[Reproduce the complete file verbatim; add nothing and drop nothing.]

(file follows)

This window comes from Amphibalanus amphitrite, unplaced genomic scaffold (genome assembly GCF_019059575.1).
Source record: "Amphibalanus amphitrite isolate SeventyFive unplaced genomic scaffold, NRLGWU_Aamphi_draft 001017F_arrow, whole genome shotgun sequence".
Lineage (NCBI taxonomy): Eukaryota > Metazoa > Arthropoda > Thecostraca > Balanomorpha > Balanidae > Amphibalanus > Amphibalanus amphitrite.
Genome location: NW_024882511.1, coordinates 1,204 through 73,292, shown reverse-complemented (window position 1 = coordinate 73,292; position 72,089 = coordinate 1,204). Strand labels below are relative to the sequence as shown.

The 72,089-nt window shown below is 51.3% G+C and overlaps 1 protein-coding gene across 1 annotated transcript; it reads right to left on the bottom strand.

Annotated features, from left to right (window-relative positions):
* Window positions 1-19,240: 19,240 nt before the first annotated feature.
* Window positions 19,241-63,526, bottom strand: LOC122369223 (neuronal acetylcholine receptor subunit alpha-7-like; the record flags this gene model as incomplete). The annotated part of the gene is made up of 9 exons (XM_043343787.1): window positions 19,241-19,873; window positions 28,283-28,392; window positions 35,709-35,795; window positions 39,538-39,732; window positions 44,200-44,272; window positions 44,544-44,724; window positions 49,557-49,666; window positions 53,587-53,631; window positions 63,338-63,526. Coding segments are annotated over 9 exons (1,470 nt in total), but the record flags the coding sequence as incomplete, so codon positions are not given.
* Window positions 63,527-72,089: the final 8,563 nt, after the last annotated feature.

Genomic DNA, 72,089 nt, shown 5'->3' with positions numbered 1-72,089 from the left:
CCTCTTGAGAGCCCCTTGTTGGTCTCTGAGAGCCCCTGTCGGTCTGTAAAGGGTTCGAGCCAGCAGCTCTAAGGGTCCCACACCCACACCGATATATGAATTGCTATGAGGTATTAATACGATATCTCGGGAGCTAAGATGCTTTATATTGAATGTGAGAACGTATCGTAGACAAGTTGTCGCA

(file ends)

This window comes from Amphibalanus amphitrite, unplaced genomic scaffold (genome assembly GCF_019059575.1).
Source record: "Amphibalanus amphitrite isolate SeventyFive unplaced genomic scaffold, NRLGWU_Aamphi_draft 001017F_arrow, whole genome shotgun sequence".
Lineage (NCBI taxonomy): Eukaryota > Metazoa > Arthropoda > Thecostraca > Balanomorpha > Balanidae > Amphibalanus > Amphibalanus amphitrite.
Genome location: NW_024882511.1, coordinates 1,204 through 73,292, shown reverse-complemented (window position 1 = coordinate 73,292; position 72,089 = coordinate 1,204). Strand labels below are relative to the sequence as shown.

The 72,089-nt window shown below is 51.3% G+C and overlaps 1 protein-coding gene across 1 annotated transcript; it reads right to left on the bottom strand.

Annotated features, from left to right (window-relative positions):
* Window positions 1-19,240: 19,240 nt before the first annotated feature.
* Window positions 19,241-63,526, bottom strand: LOC122369223 (neuronal acetylcholine receptor subunit alpha-7-like; the record flags this gene model as incomplete). The annotated part of the gene is made up of 9 exons (XM_043343787.1): window positions 19,241-19,873; window positions 28,283-28,392; window positions 35,709-35,795; window positions 39,538-39,732; window positions 44,200-44,272; window positions 44,544-44,724; window positions 49,557-49,666; window positions 53,587-53,631; window positions 63,338-63,526. Coding segments are annotated over 9 exons (1,470 nt in total), but the record flags the coding sequence as incomplete, so codon positions are not given.
* Window positions 63,527-72,089: the final 8,563 nt, after the last annotated feature.

Genomic DNA, 72,089 nt, shown 5'->3' with positions numbered 1-72,089 from the left:
CCTCTTGAGAGCCCCTTGTTGGTCTCTGAGAGCCCCTGTCGGTCTGTAAAGGGTTCGAGCCAGCAGCTCTAAGGGTCCCACACCCACACCGATATATGAATTGCTATGAGGTATTAATACGATATCTCGGGAGCTAAGATGCTTTATATTGAATGTGAGAACGTATCGTAGACAAGTTGTCGCA